Updated Nov. 5, 9:45 p.m. – Republican and Democratic legislative leaders Wednesday sweated through a long day of not knowing which party will control the 2015 General Assembly.
A late-evening Chalkbeat Colorado count of races already decided plus races still being counted indicated either party could end up with majority control of the House or Senate – or both.
The outcome depends on the final results in a few key races where vote counts have been slow, particularly in Adams County. Unofficial final results aren’t expected until Thursday.
Because of the uncertainly, party leaders have put off the caucus meetings at which next session’s leaders will be elected. Those meetings traditionally are held the Thursday after an election.
In the Senate, Republicans have won 17 seats, including those held by GOP senators who are in the middle of their terms and weren’t on the ballot. Republicans are narrowly leading in one race, the District 24 contest between GOP candidate Beth Martinez Humenik and Democrat Judy Solano.
Democrats have won 15 seats, including mid-term senators. They lead in two races that remain to be finally tabulated. Those are the District 20 race between Democratic Sen. Cheri Jahn and Republican Larry Queen, and the District 22 contest between Democratic Sen. Andy Kerr and GOP hopeful Tony Sanchez.
If Humenik holds her lead after Adams County finally finishes its count, the GOP will win 18-17 control of the Senate, even if Jahn and Kerr maintain their leads.
But if Solano wins her race, and Jahn and Kerr are the victors, Democrats win an 18-17 Senate majority.
The prospects are similarly complicated – and murky – in the House.
Democrats have won 31 seats and are leading narrowly in two others. Republicans have 29 clear victories and are leading in three close races. So, if the Democrats hold the two races in which they’re leading, they gain a 33-32 House majority. Those two races are District 3, where Rep. Daniel Kagan is ahead of Republican Candice Benge, and District 36, where Rep. Su Ryden has a narrow edge over Richard Bowman. Both districts are in Arapahoe County.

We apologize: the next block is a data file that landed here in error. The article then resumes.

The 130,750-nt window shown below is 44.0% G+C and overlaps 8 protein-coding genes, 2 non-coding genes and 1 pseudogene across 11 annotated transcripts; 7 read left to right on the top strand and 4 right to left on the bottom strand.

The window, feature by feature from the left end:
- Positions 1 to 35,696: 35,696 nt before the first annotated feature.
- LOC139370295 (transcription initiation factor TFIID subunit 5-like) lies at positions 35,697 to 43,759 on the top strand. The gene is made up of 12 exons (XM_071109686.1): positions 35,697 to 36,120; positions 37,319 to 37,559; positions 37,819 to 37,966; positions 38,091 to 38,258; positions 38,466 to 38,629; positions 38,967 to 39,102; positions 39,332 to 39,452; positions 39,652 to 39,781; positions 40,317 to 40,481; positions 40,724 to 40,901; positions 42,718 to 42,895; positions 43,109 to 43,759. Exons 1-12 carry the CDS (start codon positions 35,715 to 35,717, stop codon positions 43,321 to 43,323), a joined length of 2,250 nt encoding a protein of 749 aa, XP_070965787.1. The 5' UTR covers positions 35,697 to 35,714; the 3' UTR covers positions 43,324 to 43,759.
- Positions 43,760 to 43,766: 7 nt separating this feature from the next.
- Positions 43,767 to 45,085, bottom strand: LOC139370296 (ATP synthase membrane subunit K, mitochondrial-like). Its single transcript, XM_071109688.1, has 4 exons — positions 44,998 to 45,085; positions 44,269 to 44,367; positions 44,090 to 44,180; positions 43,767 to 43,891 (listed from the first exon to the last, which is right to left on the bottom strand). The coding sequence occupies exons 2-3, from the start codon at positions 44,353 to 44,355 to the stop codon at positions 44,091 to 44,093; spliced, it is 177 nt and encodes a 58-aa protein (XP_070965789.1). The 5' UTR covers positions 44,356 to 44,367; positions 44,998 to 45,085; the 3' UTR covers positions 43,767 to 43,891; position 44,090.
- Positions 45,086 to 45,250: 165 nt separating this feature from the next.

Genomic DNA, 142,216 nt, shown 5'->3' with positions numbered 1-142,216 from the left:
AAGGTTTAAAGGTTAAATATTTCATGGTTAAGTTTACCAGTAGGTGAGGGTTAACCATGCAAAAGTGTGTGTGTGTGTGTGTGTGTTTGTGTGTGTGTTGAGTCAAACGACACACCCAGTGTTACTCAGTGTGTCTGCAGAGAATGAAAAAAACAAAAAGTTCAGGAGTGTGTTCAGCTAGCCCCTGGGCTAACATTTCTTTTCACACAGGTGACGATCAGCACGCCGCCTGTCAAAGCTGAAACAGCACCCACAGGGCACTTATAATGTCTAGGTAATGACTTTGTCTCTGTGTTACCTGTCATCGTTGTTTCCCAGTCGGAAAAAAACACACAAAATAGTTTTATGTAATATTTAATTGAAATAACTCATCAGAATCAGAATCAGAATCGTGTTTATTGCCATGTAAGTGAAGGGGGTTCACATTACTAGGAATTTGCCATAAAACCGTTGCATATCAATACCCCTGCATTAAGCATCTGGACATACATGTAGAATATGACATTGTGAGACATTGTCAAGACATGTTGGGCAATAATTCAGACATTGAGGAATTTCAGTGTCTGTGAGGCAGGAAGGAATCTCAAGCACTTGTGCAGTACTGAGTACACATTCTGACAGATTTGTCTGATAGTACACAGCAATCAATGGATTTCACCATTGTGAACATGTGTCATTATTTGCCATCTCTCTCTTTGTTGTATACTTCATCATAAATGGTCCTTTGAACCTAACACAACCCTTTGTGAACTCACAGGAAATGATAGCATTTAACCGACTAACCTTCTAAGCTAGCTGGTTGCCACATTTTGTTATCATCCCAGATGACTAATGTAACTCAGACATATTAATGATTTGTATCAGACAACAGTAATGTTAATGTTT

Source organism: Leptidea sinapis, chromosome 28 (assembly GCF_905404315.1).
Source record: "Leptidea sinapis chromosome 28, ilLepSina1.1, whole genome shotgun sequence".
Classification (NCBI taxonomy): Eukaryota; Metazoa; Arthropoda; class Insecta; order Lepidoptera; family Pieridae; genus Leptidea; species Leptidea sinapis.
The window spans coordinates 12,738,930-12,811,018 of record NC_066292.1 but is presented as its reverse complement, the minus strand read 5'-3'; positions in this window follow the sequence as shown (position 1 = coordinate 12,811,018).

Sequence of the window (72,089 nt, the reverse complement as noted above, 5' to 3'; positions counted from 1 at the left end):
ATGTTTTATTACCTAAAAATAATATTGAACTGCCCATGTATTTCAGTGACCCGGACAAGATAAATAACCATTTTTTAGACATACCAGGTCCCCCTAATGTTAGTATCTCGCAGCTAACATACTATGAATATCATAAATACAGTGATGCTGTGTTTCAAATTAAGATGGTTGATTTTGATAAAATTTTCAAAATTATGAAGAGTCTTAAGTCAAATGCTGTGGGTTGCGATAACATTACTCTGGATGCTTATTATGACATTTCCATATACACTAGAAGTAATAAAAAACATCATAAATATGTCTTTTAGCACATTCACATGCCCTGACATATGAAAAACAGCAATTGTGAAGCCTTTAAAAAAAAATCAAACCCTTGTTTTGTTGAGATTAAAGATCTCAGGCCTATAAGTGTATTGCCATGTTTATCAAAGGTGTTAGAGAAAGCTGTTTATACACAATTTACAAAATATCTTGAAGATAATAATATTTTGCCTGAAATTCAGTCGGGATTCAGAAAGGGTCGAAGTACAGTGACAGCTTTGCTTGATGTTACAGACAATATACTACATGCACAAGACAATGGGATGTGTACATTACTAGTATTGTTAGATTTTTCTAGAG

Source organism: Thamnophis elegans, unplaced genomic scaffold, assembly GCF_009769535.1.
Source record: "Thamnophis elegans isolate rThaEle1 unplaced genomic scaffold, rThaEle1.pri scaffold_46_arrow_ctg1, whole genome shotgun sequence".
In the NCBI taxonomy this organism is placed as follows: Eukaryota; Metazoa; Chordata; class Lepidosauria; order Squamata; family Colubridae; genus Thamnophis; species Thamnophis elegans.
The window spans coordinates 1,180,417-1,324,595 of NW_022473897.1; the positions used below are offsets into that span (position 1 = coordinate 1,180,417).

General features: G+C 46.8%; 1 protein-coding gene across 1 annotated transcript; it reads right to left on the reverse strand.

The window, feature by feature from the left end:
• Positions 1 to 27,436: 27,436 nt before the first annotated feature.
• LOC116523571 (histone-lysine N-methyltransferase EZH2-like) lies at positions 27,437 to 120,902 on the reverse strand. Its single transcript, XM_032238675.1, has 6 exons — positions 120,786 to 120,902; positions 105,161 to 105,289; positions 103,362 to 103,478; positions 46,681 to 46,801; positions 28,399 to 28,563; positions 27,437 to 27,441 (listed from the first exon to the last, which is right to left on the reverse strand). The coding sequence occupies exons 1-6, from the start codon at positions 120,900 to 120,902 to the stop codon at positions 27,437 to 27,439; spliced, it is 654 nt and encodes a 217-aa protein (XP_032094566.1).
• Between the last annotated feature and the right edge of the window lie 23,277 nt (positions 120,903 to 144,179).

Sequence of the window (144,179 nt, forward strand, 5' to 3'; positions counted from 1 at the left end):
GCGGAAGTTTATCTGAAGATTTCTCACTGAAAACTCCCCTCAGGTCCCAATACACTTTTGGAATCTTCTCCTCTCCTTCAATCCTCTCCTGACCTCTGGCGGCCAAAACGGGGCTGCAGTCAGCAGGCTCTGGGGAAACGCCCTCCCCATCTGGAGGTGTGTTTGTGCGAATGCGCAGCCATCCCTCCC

Republican control of both houses could have interesting implications for Colorado’s continued participation in the Common Core State Standards and the multi-state PARCC tests, as well as the amount of state testing and for such issues as tuition tax credits. Democratic majorities, or control of one House, would make new Republican education initiatives less likely to be successful.
In any event, Democrats will retain control of the Capitol’s first floor, given that Gov. John Hickenlooper has won a narrow victory.
Here are the key legislative races of interest to the education community. (All the incumbents are members of either the House or Senate education committees.)
District 11 (Colorado Springs) – Democrat Mike Merrifield, former chair of the House Education Committee, faced GOP Sen. Bernie Herpin, who won election a year ago in a recall. – Merrifield won.
District 19 (Jeffco) – Appointed Democratic Sen. Rachel Zenzinger was challenged by GOP businesswoman Laura Woods. – Woods appears to have won narrowly.
District 22 (Jeffco) – Kerr, chair of the Senate Education Committee, faced GOP political newcomer Tony Sanchez. – Kerr was leading by about 1 percent.
District 24 – Solano, a long-time testing critic and former representative, battled GOP civic activist Beth Martinez Humenik. – Humenik was leading.
District 22 (Jeffco) – GOP Rep. Justin Everett faced Democratic community activist Mary Parker. – Everett won.
District 28 (Jeffco) – Democratic Rep. Brittany Pettersen was opposed by GOP lawyer Stacia Kuhn. – Pettersen held her seat.
District 40 (Aurora) – Democratic Rep. John Buckner faced Republican JulieMarie Shepherd, an Aurora school board member. – Buckner won.
District 50 – Democratic Rep. Dave Young was challenged by GOP businessman Isaia Aricayos. – Young held his seat.
District 61 – Democratic Rep. Millie Hamner, chair of House Education, faced a repeat challenge from GOP artist Debra Irvine. – Hamner was victorious, albeit with a smaller-than-expected margin.
House Education members who won easily included Democratic Rep. Rhonda Fields of Aurora and Republican Rep. Kevin Priola of Henderson. Republican Jim Wilson of Salida was unopposed. And GOP House committee winner Chris Holbert of Douglas County coasted to an easy win in his bid for a Senate seat.